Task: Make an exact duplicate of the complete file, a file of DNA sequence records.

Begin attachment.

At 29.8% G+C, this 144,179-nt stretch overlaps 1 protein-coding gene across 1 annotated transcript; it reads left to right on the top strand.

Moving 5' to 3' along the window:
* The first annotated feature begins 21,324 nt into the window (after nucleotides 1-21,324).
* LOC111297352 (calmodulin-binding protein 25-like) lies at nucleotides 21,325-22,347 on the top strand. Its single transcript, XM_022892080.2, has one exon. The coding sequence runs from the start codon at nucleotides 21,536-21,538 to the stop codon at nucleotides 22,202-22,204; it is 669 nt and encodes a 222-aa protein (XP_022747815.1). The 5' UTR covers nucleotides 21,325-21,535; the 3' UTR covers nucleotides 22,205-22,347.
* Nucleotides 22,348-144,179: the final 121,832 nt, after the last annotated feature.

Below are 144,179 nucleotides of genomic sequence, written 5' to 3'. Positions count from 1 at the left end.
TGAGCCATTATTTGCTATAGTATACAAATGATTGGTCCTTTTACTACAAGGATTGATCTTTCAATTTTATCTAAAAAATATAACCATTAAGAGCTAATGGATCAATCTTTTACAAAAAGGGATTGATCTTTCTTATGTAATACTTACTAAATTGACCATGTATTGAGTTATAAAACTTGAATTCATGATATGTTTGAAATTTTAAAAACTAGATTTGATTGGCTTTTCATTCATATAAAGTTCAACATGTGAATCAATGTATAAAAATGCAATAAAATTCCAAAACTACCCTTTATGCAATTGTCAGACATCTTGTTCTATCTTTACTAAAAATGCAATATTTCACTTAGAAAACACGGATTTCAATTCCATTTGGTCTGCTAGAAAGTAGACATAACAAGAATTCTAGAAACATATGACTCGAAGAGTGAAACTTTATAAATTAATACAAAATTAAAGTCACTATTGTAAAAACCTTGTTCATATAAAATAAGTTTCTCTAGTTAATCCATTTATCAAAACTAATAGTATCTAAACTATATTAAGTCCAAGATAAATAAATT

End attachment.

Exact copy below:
At 29.8% G+C, this 144,179-nt stretch overlaps 1 protein-coding gene across 1 annotated transcript; it reads left to right on the top strand.

Moving 5' to 3' along the window:
* The first annotated feature begins 21,324 nt into the window (after nucleotides 1-21,324).
* LOC111297352 (calmodulin-binding protein 25-like) lies at nucleotides 21,325-22,347 on the top strand. Its single transcript, XM_022892080.2, has one exon. The coding sequence runs from the start codon at nucleotides 21,536-21,538 to the stop codon at nucleotides 22,202-22,204; it is 669 nt and encodes a 222-aa protein (XP_022747815.1). The 5' UTR covers nucleotides 21,325-21,535; the 3' UTR covers nucleotides 22,205-22,347.
* Nucleotides 22,348-144,179: the final 121,832 nt, after the last annotated feature.

Below are 144,179 nucleotides of genomic sequence, written 5' to 3'. Positions count from 1 at the left end.
TGAGCCATTATTTGCTATAGTATACAAATGATTGGTCCTTTTACTACAAGGATTGATCTTTCAATTTTATCTAAAAAATATAACCATTAAGAGCTAATGGATCAATCTTTTACAAAAAGGGATTGATCTTTCTTATGTAATACTTACTAAATTGACCATGTATTGAGTTATAAAACTTGAATTCATGATATGTTTGAAATTTTAAAAACTAGATTTGATTGGCTTTTCATTCATATAAAGTTCAACATGTGAATCAATGTATAAAAATGCAATAAAATTCCAAAACTACCCTTTATGCAATTGTCAGACATCTTGTTCTATCTTTACTAAAAATGCAATATTTCACTTAGAAAACACGGATTTCAATTCCATTTGGTCTGCTAGAAAGTAGACATAACAAGAATTCTAGAAACATATGACTCGAAGAGTGAAACTTTATAAATTAATACAAAATTAAAGTCACTATTGTAAAAACCTTGTTCATATAAAATAAGTTTCTCTAGTTAATCCATTTATCAAAACTAATAGTATCTAAACTATATTAAGTCCAAGATAAATAAATT